PicassoPC

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I just called SCE this week to change over to the TOU plan. They mentioned they would need to send someone for an 'infrastructure check'. Any idea of what they're checking?
To confirm appropriate charge equipment and meter is installed and/or connected to the panel correctly. They wouldn't let me switch to the EV TOU rates until the electrician installed a 40amp outlet for the Wallbox - at least this is what the service rep told me.
 

Mach e Mark

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Did you pay cash or finance the Array? If so, what term for the financing? Are you able to get all of the Tax Credits back into your hands? I am not doubting you in any way, just looking for some more information. Thanks!
I retired in 2019 so I have some 401K dough to spend. I withdrew from the 401K to pay for the solar. My 401K withdrawl triggered a tax liability for me and I used that liability to claim my tax credit.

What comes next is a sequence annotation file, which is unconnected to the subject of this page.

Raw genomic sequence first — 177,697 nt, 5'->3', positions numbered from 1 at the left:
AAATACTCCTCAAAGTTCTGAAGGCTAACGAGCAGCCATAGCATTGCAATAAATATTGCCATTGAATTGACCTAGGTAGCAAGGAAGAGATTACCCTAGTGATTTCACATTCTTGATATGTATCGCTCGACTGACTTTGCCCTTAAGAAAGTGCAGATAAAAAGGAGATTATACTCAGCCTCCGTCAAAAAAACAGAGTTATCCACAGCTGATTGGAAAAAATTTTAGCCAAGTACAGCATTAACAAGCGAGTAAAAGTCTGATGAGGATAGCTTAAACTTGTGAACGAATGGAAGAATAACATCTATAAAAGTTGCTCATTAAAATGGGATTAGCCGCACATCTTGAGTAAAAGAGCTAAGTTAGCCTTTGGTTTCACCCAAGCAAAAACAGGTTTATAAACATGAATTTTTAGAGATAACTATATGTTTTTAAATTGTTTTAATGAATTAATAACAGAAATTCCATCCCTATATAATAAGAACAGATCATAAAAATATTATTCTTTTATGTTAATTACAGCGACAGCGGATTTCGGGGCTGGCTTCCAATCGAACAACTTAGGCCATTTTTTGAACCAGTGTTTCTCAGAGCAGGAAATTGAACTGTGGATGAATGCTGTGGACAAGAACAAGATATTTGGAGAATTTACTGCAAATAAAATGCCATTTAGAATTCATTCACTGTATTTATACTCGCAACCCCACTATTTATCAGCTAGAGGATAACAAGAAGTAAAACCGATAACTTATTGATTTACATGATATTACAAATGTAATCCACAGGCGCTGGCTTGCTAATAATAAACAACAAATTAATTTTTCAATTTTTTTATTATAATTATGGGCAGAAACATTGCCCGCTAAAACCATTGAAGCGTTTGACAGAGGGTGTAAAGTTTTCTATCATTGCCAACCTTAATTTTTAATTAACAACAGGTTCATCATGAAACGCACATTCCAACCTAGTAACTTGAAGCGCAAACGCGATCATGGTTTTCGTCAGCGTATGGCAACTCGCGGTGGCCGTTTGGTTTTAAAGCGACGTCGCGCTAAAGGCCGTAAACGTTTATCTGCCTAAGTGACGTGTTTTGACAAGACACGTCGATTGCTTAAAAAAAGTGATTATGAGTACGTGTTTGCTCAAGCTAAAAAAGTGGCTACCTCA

IMDIDOC

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How many times do people ask "How much does it cost to charge it?" I didn't have a good answer for charging at home. My supplier charges 14.6 cents per kWh. I installed a meter to determine the cost. There are loses incurred by the supply box and the charger within the vehicle. This meter is connected to the NEMA 14-50, so it should be as close as it gets.

I was at 17% when I connected to the MME and let it run to 100%. It took 9 hours 23 minutes and used 85.05kWh. Total bill $12.44. Range said 322 miles, but the weather here is perfect and I never travel uphill Lol.

Of course your mileage may vary.
20210610_103604.jpg